The Cubs will send the Padres a player to be named later as compensation for Hoyer and McLeod.
Byrnes, the Padres' senior vice president of baseball operations, will be announced as executive vice president and GM in a Monday press conference. Hoyer will have a similar title in Chicago, while McLeod will be senior vice president of scouting and player development.
A joint statement issued by the two clubs said that out of respect for the World Series, both clubs agreed to forego further comment until their respective press conferences.
This will be Byrnes' second stint as a GM after he headed up the Arizona Diamondbacks' baseball operations department from Nov. 2005 until July 1, 2010, when he was dismissed along with manager A.J. Hinch.
Byrnes has spent 17 years in baseball working in a variety of roles. In addition to his tenure as GM of the D-backs, he served as assistant GM of the Red Sox and Rockies after beginning his career in 1994 with the Indians.
During Byrnes' time in Boston, the Red Sox won the 2004 World Series, their first title since 1918. While he was with the Indians, Cleveland broke a 41-year playoff drought and won five consecutive American League Central titles.
The D-backs had initial success under Byrnes, winning 90 games and the National League West title in 2007, advancing to the NL Championship Series before losing to the Rockies.
Arizona started out 20-8 in 2008, but finished second to the Dodgers with an 82-80 record.
The D-backs struggled to a 70-92 mark in '09 and Byrnes was dismissed the following season with the team on its way to a 65-97 record.
Byrnes was hired by the Padres in December of that year, reuniting him with San Diego vice chairman and CEO Jeff Moorad, who initially hired Byrnes while he was CEO of the D-backs in 2005.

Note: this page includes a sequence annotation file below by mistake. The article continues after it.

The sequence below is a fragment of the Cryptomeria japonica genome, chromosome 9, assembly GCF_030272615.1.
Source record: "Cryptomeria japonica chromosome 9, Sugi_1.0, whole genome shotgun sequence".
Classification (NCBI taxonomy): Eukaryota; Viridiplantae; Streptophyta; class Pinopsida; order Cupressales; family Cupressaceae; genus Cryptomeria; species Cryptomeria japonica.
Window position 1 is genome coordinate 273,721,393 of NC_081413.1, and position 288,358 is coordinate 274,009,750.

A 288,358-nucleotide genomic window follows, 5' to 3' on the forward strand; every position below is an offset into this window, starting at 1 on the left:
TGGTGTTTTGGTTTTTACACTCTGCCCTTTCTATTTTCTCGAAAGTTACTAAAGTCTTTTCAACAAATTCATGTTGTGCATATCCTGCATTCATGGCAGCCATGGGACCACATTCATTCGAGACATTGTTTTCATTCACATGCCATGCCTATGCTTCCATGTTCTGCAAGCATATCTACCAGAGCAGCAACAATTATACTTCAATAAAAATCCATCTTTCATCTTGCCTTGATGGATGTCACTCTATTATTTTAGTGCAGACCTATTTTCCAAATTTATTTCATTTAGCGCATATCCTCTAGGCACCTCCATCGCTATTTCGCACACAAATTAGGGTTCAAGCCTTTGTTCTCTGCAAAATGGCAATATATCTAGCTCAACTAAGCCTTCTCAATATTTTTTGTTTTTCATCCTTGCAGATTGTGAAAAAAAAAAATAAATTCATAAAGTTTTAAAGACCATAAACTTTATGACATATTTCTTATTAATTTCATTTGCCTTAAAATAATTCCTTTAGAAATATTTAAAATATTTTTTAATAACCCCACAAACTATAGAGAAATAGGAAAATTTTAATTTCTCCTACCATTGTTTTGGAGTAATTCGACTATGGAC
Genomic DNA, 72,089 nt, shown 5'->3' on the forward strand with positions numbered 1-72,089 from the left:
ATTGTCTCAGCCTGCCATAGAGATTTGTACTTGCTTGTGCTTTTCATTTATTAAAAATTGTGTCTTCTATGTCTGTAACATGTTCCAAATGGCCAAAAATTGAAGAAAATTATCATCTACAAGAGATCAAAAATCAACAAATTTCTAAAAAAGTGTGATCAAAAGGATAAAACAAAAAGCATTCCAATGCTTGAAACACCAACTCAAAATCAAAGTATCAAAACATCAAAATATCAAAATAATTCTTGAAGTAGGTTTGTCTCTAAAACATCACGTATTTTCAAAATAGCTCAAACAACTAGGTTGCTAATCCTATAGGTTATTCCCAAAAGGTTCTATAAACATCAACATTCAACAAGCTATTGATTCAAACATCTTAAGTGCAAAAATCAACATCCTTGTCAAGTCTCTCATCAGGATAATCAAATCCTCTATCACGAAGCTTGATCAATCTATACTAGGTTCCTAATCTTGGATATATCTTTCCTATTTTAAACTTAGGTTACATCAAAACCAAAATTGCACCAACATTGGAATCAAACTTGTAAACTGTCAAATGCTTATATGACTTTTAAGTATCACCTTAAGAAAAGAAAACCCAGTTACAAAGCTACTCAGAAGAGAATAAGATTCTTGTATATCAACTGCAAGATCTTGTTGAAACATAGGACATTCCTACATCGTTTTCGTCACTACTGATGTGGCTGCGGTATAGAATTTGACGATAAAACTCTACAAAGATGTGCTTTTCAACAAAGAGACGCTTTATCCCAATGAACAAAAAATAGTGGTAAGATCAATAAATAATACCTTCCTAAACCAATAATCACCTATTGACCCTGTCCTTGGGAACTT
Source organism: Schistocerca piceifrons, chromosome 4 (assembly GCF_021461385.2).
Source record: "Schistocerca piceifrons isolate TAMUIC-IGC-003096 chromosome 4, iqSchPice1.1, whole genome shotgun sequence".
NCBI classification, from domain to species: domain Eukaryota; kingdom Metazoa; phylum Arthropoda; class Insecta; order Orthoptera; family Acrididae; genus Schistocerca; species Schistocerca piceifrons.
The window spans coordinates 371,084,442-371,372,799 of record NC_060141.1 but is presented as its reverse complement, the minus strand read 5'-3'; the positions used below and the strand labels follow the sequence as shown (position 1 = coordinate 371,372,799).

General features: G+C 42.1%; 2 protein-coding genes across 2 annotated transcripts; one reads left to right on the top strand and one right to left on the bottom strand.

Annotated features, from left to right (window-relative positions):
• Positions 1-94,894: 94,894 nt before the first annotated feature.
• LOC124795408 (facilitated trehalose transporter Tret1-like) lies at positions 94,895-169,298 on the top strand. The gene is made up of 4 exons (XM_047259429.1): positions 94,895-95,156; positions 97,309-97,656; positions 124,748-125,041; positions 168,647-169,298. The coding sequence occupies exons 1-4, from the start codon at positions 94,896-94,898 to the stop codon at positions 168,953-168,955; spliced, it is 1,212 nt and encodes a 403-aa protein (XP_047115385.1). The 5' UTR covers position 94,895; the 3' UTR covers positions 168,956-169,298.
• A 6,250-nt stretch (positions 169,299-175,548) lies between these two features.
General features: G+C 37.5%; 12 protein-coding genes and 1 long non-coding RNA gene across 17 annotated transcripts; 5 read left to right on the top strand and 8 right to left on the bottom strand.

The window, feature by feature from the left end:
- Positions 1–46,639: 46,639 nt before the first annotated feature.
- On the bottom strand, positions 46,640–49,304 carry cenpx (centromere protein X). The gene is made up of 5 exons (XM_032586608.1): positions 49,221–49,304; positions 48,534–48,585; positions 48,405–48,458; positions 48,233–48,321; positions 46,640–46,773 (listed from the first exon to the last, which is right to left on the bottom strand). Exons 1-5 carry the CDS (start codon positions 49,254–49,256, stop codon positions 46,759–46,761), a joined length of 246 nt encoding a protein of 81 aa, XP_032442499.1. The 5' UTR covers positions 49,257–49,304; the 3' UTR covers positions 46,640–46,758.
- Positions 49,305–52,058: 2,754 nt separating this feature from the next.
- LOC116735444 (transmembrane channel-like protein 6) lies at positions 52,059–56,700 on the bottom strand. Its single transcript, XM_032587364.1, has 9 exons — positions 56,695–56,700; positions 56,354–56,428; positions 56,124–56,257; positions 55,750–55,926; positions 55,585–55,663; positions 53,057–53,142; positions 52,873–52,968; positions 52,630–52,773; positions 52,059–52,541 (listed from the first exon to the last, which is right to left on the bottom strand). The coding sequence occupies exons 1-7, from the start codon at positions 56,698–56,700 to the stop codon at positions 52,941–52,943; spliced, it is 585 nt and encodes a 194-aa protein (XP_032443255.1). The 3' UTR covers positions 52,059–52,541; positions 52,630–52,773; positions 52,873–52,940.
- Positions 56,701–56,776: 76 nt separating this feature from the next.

Hoyer was hired on Oct. 26, 2009, replacing Kevin Towers, who was dismissed during the final days of the '09 season. He stated during his introductory press conference that "my goal is to build a consistent winner, year in and year out, for the city of San Diego."
Hoyer didn't waste time delivering on that goal.
Reading a slow-moving free-agent market, Hoyer picked up two key pieces for the 2010 season -- pitcher Jon Garland and catcher Yorvit Torrealba -- at below-market value. He added utilityman Jerry Hairston on the cheap as well.
Before the July 31 non-waiver Trade Deadline, Hoyer traded for outfielder Ryan Ludwick and shortstop Miguel Tejada, the latter a pivotal acquisition for the stretch run.
The results were a team that, built on the premise of run prevention, won 90 games on a $37 million payroll and wasn't eliminated from the postseason chase until the final day of the regular season.
"To a man, I think they're pretty hungry for next year," Hoyer said after that season.
There figured to be some regression in store for the Padres in 2010, especially following the December trade that saw Hoyer deal All-Star first baseman Adrian Gonzalez -- who the Padres could not have afforded once he became a free agent -- to the Red Sox for four players.
Hoyer landed outfielder Cameron Maybin in a trade with the Marlins, acquired shortstop Jason Bartlett from the Rays and signed pitcher Aaron Harang to a one-year deal, though similar deals for first baseman Brad Hawpe and infielder Jorge Cantu backfield while second baseman Orlando Hudson -- who the team still owes $7.5 million -- struggled.
Instead of adding players at the Deadline for another run at the playoffs, Hoyer was instead a seller this July 31.
Hoyer added three prospects in the Gonzalez deal and two more, pitchers Robbie Erlin and Joe Wieland, when relief pitcher Mike Adams was dealt to Texas.
There were other gains made during Hoyer's two seasons in San Diego. He devoted more resources to player development, amateur and professional scouting and endorsed over-slot bonuses during the two First-Year Player Drafts he presided over.
Steve Gilbert is a reporter for MLB.com. Follow him on Twitter @dbackswriter. Corey Brock is a reporter for MLB.com. Keep track of @FollowThePadres on Twitter. This story was not subject to the approval of Major League Baseball or its clubs.